Barry Liner, CTO, Director, Water Science and Engineering center, Water Environment Federation
We are in the midst of a golden age of water innovation. Resource recovery technologies and intelligent water systems are rapidly advancing. Even water tech adoption timelines, which have been notoriously slow (albeit for excellent reasons) are starting to shorten.
"Water is the most important part of resource recovery and the circular economy, whether water is reused for irrigation, cooling, groundwater replenishment, or discharged to a stream providing clean water and habitat for the natural environment"
In the early part of the decade, we saw an explosion of advances coming to market ranging from phosphorus recovery from wastewater to anaerobic treatment. When the WEFTEC Innovation Pavilion was conceived in 2012, WEF and its partners Imagine H2O and BlueTech Research, focused on startup companies building businesses around these advances. From the 12 companies featured in 2012, the WEFTEC Innovation Pavilion now features over 40 companies, many of which are alumni, which means they are still in business, demonstrating the staying power of these innovations. In the last half of the decade, we are seeing intelligent water solutions move to the forefront as resource recovery becomes integrated into standard practice.
Quantifying the transition to standard practice, the WEF ReNEW Water Project seeks to accelerate resource recovery at WRRFs in order to fuel and grow a circular economy in our communities. There is no better example of the circular economy than water. As the Pure Water Brew’s tagline states “All water is recycled.” Water is the most important part of resource recovery and the circular economy, whether water is reused for irrigation, cooling, groundwater replenishment, or discharged to a stream providing clean water and habitat for the natural environment. In the water sector, we often hear “One Water,” an aspirational concept about total water management. One Water is a great concept at the macro level because we must take an integrated approach to solve our water resources challenges. However, as an overarching term “one water” is limited, because at the end-user level there are many types of water as exemplified by the term “fit for purpose.”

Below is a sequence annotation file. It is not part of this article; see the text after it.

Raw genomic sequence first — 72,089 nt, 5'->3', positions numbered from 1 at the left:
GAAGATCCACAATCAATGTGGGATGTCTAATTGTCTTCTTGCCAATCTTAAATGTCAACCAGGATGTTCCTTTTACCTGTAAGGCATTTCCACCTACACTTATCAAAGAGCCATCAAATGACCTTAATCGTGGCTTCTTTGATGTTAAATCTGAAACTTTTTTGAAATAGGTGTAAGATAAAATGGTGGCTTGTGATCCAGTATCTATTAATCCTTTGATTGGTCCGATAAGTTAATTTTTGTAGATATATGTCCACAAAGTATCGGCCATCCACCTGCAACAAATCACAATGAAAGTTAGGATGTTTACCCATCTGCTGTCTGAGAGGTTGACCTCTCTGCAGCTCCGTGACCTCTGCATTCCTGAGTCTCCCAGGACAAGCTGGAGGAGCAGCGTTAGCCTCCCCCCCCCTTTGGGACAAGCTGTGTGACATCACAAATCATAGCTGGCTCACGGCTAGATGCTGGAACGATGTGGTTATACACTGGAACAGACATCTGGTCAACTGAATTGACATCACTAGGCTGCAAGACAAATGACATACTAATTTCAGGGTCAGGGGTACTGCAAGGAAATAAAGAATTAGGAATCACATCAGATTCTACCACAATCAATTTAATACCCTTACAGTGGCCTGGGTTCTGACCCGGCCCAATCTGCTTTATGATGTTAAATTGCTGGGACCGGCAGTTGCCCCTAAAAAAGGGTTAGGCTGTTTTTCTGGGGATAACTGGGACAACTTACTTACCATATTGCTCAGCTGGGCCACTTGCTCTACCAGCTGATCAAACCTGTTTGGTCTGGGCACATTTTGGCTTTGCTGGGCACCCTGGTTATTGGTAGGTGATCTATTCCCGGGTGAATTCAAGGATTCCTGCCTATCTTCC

Fit for purpose means matching water of a specific quality to use appropriate for that quality. For example, a water with quality suitable for irrigation might not be suitable for industrial use as boiler feed water. Because water can be treated to varying qualities depending on the need, water resource recovery facilities (WRRFs) should be aware of the end use of the product water they treat. This focus on treating to the appropriate use ensures both sufficient treatment for public health, environmental, or product needs while also minimizing the cost of over treating water to a quality level much different than is actually required by the end use.
In addition to water, of course, resource recovery can focus on nutrient recovery through struvite, algae-based treatment, land application of bio solids, or phosphorus recovered from incinerator ash. Energy can get be generated through biogas from anaerobic digestion for both electricity and vehicle fuels, while new technologies such as hydrothermal liquefaction show promise for additional energy recovery pathways. The water sector produces clean water fit for purpose, nutrients, and energy in a renewable fashion. Beyond one water, the sector produces renewable fertilizer from organic sources and renewable energy in multiple forms. On the horizon, other materials and chemicals will be harvested from wastewater. The dedicated water professionals in utility management, engineering, marketing, finance, and academia have always known that we make a difference. Let us claim our impact to the circular economy that we’ve been contributing to all along.